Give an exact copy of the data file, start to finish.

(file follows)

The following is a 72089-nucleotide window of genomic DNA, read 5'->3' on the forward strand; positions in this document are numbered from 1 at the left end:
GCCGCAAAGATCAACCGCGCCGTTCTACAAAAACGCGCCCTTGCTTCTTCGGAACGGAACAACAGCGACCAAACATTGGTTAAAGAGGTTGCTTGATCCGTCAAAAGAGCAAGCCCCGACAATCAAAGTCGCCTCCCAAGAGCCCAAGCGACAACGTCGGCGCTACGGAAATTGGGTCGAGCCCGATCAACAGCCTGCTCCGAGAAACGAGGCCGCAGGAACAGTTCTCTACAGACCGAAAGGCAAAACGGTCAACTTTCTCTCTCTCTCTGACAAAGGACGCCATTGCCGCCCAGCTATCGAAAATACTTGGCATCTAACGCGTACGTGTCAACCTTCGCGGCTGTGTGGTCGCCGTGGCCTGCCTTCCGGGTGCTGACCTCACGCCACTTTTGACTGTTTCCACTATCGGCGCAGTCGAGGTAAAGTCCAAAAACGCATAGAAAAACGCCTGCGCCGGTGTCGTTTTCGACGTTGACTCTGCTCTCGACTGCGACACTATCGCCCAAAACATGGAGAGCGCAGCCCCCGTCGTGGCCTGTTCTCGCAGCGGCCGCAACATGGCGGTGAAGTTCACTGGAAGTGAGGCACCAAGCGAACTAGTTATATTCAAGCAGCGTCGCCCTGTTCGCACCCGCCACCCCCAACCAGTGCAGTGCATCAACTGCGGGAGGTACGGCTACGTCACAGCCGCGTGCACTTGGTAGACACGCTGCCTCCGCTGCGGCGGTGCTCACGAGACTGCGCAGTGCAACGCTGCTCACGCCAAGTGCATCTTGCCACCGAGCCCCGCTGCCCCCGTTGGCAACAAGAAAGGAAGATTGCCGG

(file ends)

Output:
The following is a 72089-nucleotide window of genomic DNA, read 5'->3' on the forward strand; positions in this document are numbered from 1 at the left end:
GCCGCAAAGATCAACCGCGCCGTTCTACAAAAACGCGCCCTTGCTTCTTCGGAACGGAACAACAGCGACCAAACATTGGTTAAAGAGGTTGCTTGATCCGTCAAAAGAGCAAGCCCCGACAATCAAAGTCGCCTCCCAAGAGCCCAAGCGACAACGTCGGCGCTACGGAAATTGGGTCGAGCCCGATCAACAGCCTGCTCCGAGAAACGAGGCCGCAGGAACAGTTCTCTACAGACCGAAAGGCAAAACGGTCAACTTTCTCTCTCTCTCTGACAAAGGACGCCATTGCCGCCCAGCTATCGAAAATACTTGGCATCTAACGCGTACGTGTCAACCTTCGCGGCTGTGTGGTCGCCGTGGCCTGCCTTCCGGGTGCTGACCTCACGCCACTTTTGACTGTTTCCACTATCGGCGCAGTCGAGGTAAAGTCCAAAAACGCATAGAAAAACGCCTGCGCCGGTGTCGTTTTCGACGTTGACTCTGCTCTCGACTGCGACACTATCGCCCAAAACATGGAGAGCGCAGCCCCCGTCGTGGCCTGTTCTCGCAGCGGCCGCAACATGGCGGTGAAGTTCACTGGAAGTGAGGCACCAAGCGAACTAGTTATATTCAAGCAGCGTCGCCCTGTTCGCACCCGCCACCCCCAACCAGTGCAGTGCATCAACTGCGGGAGGTACGGCTACGTCACAGCCGCGTGCACTTGGTAGACACGCTGCCTCCGCTGCGGCGGTGCTCACGAGACTGCGCAGTGCAACGCTGCTCACGCCAAGTGCATCTTGCCACCGAGCCCCGCTGCCCCCGTTGGCAACAAGAAAGGAAGATTGCCGG